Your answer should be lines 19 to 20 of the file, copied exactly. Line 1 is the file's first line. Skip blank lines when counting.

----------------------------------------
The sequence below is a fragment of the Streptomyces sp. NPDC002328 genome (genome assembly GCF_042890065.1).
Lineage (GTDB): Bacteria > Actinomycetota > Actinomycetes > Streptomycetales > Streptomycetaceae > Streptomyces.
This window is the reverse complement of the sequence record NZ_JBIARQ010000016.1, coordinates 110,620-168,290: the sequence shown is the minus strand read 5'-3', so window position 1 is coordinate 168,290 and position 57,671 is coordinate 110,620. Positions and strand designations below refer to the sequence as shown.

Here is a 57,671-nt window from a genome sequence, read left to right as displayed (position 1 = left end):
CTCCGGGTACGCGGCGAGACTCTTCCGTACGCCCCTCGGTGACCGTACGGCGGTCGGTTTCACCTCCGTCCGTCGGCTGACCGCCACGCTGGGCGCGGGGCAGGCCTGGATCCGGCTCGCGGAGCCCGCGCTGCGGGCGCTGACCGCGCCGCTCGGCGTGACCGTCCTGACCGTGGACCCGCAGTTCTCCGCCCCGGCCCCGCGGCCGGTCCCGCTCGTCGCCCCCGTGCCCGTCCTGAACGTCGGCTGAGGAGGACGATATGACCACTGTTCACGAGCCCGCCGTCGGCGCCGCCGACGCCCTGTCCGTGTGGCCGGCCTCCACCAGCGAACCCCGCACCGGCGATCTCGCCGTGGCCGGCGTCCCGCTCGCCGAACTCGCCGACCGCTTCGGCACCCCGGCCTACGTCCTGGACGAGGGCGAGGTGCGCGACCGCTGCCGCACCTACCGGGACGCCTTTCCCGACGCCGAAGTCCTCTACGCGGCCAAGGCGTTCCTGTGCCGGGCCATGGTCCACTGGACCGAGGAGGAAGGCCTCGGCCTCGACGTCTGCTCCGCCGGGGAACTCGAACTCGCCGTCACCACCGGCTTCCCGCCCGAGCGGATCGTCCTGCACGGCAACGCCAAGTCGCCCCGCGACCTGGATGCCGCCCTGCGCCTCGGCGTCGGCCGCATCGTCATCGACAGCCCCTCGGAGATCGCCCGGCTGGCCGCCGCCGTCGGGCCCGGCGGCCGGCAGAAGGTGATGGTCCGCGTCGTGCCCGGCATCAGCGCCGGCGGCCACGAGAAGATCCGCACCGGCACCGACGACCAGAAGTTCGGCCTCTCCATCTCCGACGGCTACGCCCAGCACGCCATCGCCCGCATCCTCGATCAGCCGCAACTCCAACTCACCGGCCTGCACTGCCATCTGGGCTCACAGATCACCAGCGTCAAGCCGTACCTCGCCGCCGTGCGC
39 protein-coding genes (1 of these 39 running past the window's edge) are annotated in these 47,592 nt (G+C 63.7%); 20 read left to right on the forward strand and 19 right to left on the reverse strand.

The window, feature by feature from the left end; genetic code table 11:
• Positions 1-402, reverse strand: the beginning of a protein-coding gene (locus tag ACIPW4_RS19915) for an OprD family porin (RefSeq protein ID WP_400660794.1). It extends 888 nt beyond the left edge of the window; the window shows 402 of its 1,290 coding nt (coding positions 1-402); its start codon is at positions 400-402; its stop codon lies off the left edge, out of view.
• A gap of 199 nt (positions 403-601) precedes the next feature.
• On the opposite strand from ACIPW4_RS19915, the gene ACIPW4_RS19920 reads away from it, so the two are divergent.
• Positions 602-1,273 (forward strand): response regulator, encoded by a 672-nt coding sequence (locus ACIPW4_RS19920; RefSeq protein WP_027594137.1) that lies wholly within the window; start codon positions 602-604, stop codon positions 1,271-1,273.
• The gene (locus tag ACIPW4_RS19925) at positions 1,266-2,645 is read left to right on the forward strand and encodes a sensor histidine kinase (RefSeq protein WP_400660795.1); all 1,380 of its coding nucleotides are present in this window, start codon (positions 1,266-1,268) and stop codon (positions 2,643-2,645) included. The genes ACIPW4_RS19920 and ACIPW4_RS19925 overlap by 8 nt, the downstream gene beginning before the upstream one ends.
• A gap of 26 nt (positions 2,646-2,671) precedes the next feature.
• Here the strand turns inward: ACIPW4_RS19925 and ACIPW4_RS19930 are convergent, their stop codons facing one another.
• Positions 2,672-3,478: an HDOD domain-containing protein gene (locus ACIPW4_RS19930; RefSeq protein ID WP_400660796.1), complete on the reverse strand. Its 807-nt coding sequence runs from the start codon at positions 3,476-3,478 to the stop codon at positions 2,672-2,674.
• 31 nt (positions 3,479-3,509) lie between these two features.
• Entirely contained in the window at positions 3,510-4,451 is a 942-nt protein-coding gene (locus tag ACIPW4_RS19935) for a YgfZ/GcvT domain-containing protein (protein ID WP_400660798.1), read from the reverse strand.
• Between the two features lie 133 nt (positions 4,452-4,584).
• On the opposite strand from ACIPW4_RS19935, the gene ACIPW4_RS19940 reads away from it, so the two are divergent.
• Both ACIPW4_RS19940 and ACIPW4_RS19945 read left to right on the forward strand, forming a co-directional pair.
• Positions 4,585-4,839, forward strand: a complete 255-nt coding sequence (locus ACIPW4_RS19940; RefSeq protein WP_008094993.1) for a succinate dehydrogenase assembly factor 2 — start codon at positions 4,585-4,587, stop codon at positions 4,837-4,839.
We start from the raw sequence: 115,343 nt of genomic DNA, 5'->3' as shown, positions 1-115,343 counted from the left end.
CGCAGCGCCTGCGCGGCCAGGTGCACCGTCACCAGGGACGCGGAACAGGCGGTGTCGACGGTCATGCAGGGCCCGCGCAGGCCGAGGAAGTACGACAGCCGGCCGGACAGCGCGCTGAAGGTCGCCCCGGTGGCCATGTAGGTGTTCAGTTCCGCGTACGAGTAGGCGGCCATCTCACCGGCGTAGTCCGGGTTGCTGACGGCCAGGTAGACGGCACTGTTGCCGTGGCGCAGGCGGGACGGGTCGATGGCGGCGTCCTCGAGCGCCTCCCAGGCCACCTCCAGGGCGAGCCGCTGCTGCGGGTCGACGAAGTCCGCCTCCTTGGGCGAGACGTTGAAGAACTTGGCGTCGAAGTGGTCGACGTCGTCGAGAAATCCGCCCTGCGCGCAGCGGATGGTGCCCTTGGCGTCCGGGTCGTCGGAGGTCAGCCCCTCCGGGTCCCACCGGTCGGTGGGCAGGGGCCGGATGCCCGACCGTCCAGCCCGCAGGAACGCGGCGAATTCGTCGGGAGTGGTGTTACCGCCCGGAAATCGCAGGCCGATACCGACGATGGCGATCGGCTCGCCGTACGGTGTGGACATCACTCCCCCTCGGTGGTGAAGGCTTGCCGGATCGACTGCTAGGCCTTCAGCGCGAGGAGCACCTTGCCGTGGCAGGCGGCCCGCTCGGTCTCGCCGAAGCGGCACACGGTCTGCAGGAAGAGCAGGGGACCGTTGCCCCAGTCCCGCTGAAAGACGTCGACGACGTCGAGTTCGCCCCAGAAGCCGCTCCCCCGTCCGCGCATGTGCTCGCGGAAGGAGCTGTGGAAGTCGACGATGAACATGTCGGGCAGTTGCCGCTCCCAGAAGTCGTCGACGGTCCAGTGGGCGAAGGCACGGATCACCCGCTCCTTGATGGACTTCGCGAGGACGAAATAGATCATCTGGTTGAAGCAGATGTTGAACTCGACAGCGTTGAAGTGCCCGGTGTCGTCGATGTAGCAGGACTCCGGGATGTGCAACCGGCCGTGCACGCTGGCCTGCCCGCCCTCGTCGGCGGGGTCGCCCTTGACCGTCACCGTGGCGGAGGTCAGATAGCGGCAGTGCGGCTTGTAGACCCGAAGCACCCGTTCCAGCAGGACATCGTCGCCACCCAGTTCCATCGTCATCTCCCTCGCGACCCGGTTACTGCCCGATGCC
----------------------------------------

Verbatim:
• On the opposite strand from ACIPW4_RS19935, the gene ACIPW4_RS19940 reads away from it, so the two are divergent.
• Both ACIPW4_RS19940 and ACIPW4_RS19945 read left to right on the forward strand, forming a co-directional pair.